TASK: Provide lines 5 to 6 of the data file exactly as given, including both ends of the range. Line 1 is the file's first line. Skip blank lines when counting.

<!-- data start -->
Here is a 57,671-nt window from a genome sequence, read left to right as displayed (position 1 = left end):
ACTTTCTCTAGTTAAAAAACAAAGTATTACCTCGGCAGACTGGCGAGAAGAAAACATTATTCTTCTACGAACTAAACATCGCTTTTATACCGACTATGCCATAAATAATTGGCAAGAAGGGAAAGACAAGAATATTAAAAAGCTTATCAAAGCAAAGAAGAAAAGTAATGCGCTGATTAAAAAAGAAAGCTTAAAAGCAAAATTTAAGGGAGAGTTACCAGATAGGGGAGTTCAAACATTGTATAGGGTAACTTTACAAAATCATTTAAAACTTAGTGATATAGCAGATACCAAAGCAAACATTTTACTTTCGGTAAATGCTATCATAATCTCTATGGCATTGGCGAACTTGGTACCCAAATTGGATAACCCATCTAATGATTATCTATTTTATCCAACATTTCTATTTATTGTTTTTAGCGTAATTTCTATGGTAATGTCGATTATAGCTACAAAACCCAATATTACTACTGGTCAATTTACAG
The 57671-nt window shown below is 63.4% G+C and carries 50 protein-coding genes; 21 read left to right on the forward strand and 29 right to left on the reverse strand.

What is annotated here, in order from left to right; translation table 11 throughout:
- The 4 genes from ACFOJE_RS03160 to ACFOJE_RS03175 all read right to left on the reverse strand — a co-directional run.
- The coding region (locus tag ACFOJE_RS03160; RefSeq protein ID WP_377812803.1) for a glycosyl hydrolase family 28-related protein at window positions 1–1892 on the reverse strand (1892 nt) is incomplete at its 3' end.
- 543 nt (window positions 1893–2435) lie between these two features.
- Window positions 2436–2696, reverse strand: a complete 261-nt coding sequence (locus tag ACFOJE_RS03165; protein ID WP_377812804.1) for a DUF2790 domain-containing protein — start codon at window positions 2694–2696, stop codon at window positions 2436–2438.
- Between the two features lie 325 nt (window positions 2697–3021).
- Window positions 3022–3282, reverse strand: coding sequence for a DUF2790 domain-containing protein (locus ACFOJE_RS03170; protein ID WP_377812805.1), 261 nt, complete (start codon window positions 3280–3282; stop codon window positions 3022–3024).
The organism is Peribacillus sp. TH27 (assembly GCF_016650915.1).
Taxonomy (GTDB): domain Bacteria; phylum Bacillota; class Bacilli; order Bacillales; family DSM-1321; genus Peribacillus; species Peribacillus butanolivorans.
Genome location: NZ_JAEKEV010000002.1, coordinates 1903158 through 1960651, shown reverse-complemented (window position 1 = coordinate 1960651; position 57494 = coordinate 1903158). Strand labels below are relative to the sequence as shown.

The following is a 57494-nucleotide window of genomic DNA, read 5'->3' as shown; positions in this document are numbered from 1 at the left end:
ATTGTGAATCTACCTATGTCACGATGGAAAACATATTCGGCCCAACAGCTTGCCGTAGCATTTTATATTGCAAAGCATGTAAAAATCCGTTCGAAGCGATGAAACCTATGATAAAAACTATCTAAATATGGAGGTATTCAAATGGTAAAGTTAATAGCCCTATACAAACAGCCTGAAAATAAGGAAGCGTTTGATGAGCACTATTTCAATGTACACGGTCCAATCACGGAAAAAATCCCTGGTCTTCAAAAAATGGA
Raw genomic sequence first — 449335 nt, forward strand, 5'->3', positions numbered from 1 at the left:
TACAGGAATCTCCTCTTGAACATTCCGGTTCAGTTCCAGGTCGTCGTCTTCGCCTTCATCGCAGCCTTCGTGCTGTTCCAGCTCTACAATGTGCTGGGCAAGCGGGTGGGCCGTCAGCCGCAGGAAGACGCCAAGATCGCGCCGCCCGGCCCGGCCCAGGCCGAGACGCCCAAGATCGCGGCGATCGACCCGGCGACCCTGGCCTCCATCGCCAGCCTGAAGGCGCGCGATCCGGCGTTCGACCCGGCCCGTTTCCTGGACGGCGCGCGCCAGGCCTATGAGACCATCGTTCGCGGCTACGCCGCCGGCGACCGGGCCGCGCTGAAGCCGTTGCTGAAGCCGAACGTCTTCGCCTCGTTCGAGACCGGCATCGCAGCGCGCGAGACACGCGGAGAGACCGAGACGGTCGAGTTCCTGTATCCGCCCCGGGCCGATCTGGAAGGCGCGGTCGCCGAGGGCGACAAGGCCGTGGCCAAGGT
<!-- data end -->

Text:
- The 4 genes from ACFOJE_RS03160 to ACFOJE_RS03175 all read right to left on the reverse strand — a co-directional run.
- The coding region (locus tag ACFOJE_RS03160; RefSeq protein ID WP_377812803.1) for a glycosyl hydrolase family 28-related protein at window positions 1–1892 on the reverse strand (1892 nt) is incomplete at its 3' end.